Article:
Recently I had the honour to speak to the one and only Darren Checkmate Maciunski in the US. A renowned fighter that left me thinking.
2017 is turning out to be the most enriching and beneficial year for boxing in quite some time, delivering in numerous fashions, making it one that critical fight fans will always remember.
From the candidates regarding “fight of the year”, the elite match-ups, worthy PPV and even popularity towards amateur boxing have increased through social media.
One factor will never change and that is; it all begins in the gym.
Former IBC champion, 3 time Golden Gloves champion, NJ Hall of Fame; trainer, and owner at Checkmates Boxing Center – Darren Maciunski, manages his gym in Toms River, NJ – the place where all levels of boxing are practiced through positive energy, sweat, tenacity and undeniable passion for the sweet science.
Darren operates his gym seven days a week, where his students, young boxers and spectators have become illuminated with his training sessions.
Through intrinsic mitt-work, defense training, friendly smiles, laughter and of course the comical “body shots”; Darren delivers a diverse range of boxing training that is a rarity to find.
Anyone can walk into Checkmates and feel right at home, completely comfortable, as well as able to set their own goals to achieve.
The regulars at the gym were asked: to describe Darren in one word, which at sometimes, one word isn’t enough –
Kami Louer: Darren is “Enthusiastic”
Gavin: “Body shots”
Frank Marino: Darren is “Dedicated”
Brandon: Darren is “Amazing”
Andrew: “Baby Jesus Body Shots”
The beautiful words are only a mere fraction; that explains how terrific Darren is as a person, let alone a remarkable boxing trainer.
BoxingNewsandViews.com and members from Facebook group: Neds Boxing Emporium; traveled to Toms River, NJ to experience the Checkmates Boxing Center training regimen, on a Saturday morning, as well as have a one on one interview with Darren Maciunski:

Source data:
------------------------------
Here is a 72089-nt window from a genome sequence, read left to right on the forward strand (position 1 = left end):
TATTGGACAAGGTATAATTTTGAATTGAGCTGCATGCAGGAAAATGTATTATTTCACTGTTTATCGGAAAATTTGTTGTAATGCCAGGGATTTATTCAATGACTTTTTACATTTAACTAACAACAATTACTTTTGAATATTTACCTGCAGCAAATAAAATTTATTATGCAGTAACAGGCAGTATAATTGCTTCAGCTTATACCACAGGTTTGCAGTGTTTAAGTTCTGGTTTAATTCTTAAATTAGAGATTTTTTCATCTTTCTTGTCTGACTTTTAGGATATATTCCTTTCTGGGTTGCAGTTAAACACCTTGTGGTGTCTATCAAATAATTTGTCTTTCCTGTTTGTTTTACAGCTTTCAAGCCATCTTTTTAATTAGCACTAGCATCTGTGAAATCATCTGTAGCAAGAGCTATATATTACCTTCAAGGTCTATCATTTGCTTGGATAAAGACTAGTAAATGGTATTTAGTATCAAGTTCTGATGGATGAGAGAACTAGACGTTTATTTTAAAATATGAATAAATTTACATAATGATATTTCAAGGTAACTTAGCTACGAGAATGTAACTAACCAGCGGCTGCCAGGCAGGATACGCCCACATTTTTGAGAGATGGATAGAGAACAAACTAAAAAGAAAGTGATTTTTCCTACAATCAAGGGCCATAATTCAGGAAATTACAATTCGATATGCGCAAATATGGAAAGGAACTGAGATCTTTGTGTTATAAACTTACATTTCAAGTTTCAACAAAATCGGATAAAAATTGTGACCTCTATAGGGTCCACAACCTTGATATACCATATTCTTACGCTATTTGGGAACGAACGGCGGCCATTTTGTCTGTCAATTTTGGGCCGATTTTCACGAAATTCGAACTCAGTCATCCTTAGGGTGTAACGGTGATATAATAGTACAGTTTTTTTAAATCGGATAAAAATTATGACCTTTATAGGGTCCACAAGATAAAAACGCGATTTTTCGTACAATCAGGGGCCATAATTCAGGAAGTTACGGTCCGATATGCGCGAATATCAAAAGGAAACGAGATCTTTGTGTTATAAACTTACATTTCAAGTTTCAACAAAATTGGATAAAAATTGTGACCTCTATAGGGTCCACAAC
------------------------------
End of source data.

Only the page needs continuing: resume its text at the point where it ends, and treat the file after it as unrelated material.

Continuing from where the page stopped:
Here’s how my interview with Darren went:
Chris: “Thank you for having us Darren, lets start with how you got into boxing?”
Darren: ” I didn’t start boxing until I was 19. I was a bit of a troubled kid, so my father brought me into a gym to keep me off the streets.
Chris: So boxing was your outlet?
Darren: Yes, at first I was anything but a fighter, but I kept at it. After a little while, we started amateur boxing . I had around 40 amateur fights and ended up winning the New Jersey Golden Gloves three times; once in the Novice and two in the open class, as there was no sub-novice when I started boxing.
Chris: There’s no such thing as an “easy fight”, yet you have an interesting resume that stands out. You’ve fought boxers like “Buddy” (James) McGirt, Meldrick Taylor and a young, undefeated Fernando Vargas. What was you’re highlight as a professional boxer?
Darren: I had a few great moments, (like the names you just mentioned) in my career. It started with Meldrick Taylor, I fought him at the end of his career; at the legendary Blue Horizon venue in Philadelphia, which unfortunately is no longer there. Taylor had been fighting in boxing when I was young and just started fighting, against guys like Julio Cesar Chavez, so it was a real honor to fight Meldrick Taylor and be part of venues like Blue Horizon. I’ve fought there almost a dozen times.
Chris: Checkmate is your boxing alias and name of your facility, so how did you acquire that nickname?